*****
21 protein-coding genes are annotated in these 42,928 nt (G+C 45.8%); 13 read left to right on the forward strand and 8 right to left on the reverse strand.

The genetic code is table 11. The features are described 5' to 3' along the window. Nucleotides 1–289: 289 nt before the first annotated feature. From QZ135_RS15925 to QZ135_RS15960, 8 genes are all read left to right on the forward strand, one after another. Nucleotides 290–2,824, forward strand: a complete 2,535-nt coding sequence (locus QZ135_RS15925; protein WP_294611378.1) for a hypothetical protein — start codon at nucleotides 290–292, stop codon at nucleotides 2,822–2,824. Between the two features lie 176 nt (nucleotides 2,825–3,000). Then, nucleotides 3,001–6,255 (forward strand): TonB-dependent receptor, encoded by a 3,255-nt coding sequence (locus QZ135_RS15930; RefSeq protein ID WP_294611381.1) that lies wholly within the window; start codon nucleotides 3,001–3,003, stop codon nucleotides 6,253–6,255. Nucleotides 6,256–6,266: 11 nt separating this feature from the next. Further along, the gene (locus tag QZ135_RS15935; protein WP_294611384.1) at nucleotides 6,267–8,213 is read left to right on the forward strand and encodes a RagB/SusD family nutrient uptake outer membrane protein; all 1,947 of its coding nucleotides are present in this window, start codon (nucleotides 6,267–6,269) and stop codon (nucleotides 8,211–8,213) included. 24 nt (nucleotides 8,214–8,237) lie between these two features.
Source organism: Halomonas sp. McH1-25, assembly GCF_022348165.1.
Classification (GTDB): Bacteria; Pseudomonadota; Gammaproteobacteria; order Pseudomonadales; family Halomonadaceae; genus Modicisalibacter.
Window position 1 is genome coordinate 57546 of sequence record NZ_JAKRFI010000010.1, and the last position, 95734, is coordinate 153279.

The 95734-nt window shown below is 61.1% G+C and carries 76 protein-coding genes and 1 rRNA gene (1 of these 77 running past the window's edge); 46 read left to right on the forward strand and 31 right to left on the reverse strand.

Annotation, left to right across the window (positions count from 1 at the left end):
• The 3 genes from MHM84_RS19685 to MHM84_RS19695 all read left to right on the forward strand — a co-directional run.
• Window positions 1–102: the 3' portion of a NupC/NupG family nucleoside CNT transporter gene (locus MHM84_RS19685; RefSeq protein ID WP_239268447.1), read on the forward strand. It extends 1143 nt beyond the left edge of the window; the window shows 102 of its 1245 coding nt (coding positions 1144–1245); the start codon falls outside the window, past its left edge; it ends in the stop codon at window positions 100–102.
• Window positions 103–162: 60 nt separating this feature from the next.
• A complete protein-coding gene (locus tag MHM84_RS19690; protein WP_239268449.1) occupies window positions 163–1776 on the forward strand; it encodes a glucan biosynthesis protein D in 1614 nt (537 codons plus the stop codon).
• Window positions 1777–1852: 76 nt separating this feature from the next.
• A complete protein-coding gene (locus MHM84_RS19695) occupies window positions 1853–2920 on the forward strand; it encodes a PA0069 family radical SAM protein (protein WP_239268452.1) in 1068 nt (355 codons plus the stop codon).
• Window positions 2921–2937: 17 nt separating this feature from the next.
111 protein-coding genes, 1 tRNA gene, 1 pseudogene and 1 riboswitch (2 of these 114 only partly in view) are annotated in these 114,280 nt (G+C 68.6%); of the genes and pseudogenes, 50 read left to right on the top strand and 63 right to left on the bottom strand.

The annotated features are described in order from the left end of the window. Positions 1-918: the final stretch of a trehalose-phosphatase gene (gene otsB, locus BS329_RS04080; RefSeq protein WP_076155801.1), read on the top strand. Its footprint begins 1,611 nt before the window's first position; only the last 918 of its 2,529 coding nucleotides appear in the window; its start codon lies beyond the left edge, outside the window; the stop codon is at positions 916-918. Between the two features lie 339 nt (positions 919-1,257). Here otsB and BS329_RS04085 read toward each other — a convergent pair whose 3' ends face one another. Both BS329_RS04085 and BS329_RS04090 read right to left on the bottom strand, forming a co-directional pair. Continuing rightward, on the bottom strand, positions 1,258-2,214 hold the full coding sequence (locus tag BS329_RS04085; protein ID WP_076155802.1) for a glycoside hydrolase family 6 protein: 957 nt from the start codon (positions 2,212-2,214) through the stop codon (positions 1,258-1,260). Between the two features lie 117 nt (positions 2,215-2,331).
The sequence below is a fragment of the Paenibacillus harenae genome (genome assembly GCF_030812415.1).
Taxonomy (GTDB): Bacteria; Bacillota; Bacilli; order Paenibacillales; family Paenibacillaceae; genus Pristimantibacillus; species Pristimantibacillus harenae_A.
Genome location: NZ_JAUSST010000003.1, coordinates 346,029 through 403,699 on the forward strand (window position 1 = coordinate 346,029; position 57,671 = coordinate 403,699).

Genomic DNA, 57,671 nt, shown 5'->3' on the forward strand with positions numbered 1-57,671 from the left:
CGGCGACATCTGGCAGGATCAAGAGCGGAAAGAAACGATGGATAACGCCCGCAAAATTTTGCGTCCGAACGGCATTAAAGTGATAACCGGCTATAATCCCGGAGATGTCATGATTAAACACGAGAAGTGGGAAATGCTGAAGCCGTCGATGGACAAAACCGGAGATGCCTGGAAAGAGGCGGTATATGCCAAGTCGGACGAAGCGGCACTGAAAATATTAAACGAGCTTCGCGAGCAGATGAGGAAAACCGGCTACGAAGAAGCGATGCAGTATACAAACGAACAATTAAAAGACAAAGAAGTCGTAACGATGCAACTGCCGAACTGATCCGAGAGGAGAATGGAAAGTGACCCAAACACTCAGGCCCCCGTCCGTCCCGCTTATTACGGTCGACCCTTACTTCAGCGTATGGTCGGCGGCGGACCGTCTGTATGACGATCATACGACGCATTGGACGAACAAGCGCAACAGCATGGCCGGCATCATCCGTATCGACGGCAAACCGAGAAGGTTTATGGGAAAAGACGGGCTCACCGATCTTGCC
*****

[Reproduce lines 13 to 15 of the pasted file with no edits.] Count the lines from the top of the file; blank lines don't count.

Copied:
• A complete protein-coding gene (locus MHM84_RS19695) occupies window positions 1853–2920 on the forward strand; it encodes a PA0069 family radical SAM protein (protein WP_239268452.1) in 1068 nt (355 codons plus the stop codon).
• Window positions 2921–2937: 17 nt separating this feature from the next.
111 protein-coding genes, 1 tRNA gene, 1 pseudogene and 1 riboswitch (2 of these 114 only partly in view) are annotated in these 114,280 nt (G+C 68.6%); of the genes and pseudogenes, 50 read left to right on the top strand and 63 right to left on the bottom strand.